Maintaining a normal lifestyle while managing chronic pain can leave you in limbo, caught between your need to hold down a job and control the pain that’s an inescapable part of your life. Finding a solution that works for you can take years and leave you desperate to find some level of “normal,” a happy medium in which you’re able to function. Even so, you may be in a situation where existing is all you’re able to do without risking a dangerous reliance on opioids or some other prescriptive solution. Fortunately, there are a number of strategies that are effective in helping you manage chronic pain.
Pain is a reaction to muscle stress and tension. Chronic pain means you need to find some reliable means of relaxing your body. The repetitive nature of meditation, in all its many forms, is soothing to both mind and body. Deep breathing exercises force you to center on your breath and help you attain a relaxed state of mind and control your pain. Some people prefer to repeat a mantra, a word or phrase, over and over until they achieve a deeply relaxed state of mind. It works best if you set aside a still place where you can quiet your thoughts without interruptions. Consider taking a class to help you get the most out of the experience, or pull up some Youtube videos that can get you off to a good start.
Remember, stress can activate a pain response at any time, so look for ways to minimize stressful situations in your life. It’s one of the best ways to manage chronic pain, but it can be difficult. Try envisioning a series of calming scenes, or dial up your favorite form of relaxing music. Try deep breathing exercises whenever you feel yourself becoming stressed at work or in a social situation. It’s an effective, non-intrusive way to keep your pain under control without being too obvious about it. Stay away from caffeinated and alcoholic drinks and stop smoking, which can contribute to your stress.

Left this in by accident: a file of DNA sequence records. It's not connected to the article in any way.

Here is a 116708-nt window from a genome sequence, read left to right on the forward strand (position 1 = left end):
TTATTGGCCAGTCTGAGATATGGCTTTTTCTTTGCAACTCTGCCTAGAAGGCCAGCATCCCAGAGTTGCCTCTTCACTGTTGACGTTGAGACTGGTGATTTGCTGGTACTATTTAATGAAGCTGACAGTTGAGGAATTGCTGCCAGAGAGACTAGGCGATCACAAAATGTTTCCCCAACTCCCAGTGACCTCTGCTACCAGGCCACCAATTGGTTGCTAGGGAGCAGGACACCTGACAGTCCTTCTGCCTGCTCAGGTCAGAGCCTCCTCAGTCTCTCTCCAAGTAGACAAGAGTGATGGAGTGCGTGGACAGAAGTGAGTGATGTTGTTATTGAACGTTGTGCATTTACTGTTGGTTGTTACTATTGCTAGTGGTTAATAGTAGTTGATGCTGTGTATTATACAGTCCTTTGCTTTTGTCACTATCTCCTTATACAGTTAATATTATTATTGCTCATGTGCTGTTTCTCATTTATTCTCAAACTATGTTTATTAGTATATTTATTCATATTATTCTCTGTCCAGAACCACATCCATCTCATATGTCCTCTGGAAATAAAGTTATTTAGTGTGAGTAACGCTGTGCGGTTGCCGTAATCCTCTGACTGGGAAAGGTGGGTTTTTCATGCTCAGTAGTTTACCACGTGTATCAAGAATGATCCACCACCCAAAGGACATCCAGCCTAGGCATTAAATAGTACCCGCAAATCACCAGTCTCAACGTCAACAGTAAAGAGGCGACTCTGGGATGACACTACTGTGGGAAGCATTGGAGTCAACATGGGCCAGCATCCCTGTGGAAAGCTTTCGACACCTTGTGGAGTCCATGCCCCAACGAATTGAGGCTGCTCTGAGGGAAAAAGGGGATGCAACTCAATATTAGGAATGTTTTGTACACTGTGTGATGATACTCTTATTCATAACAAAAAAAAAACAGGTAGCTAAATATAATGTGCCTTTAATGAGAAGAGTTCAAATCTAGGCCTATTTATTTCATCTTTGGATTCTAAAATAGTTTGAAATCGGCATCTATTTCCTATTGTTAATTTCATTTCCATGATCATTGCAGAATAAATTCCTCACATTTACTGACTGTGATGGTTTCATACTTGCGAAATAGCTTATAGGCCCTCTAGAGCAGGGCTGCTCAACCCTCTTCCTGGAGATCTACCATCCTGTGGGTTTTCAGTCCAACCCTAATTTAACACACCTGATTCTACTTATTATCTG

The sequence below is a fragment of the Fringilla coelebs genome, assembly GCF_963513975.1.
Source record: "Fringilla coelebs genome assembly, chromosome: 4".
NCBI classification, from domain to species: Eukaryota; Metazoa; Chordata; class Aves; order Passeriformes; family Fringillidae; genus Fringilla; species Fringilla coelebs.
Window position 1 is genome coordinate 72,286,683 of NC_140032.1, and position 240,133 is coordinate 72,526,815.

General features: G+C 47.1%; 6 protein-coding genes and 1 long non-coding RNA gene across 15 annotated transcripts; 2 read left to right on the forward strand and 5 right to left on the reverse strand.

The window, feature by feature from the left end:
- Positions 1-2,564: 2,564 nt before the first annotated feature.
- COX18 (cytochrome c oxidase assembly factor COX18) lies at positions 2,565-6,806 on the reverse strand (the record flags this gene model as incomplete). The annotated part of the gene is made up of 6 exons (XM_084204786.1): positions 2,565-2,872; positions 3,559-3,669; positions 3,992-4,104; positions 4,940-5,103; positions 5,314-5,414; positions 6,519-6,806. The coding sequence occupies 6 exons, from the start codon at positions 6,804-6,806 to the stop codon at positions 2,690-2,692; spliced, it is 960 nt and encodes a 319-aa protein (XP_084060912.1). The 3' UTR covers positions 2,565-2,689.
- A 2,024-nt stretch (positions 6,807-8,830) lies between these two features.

Regular exercise is an excellent way to engage your brain in the management of chronic pain. Exercise activates pleasure-inducing endorphins in your brain that make you feel good. It also strengthens your musculature and strengthens your heart, but you need to be careful about the kind of exercise you do. Check with your doctor before beginning an exercise regimen. He or she may be able to recommend an alternative that won’t aggravate your condition. Try not to overdo it in the beginning, and stretch out thoroughly after you exercise.
Weight management and eating a healthy, balanced diet can help you avoid physical problems that contribute to stress and pain. Try an anti-inflammatory diet, which removes toxins that cause inflammation and initiate pain responses in the body. Emphasize vegetables (green and otherwise), limit dairy, eat whole grains, and eliminate red meat. If you suffer from extreme chronic pain, try a diet with zero carbs, red meat, or dairy products.
Try distracting yourself from pain by engaging in activities that you enjoy doing, and which involve your mind totally. For some people, that means reading a book or doing genealogical research. For others, it could be scrapbooking or some other much-loved hobby.
Prescription Drug Abuse
Abuse of prescription drugs has become a nationwide epidemic. Unfortunately, when people with chronic pain feel like they have no other option, addiction is often the result. If you believe you may have a problem with prescription medication, reach out to the National Addiction Institute at 844-889-8140. The Alliance for Balanced Pain Management and the American Academy of Pain Medicine are other good resources.
Chronic pain management is an ongoing struggle for many people. Leading a balanced life and exercising mental discipline can help you maintain a fulfilling and rewarding lifestyle. If medication is the best route for you, make sure you understand the risks of opioids. And always consult with your physician before committing to a prescriptive treatment regimen.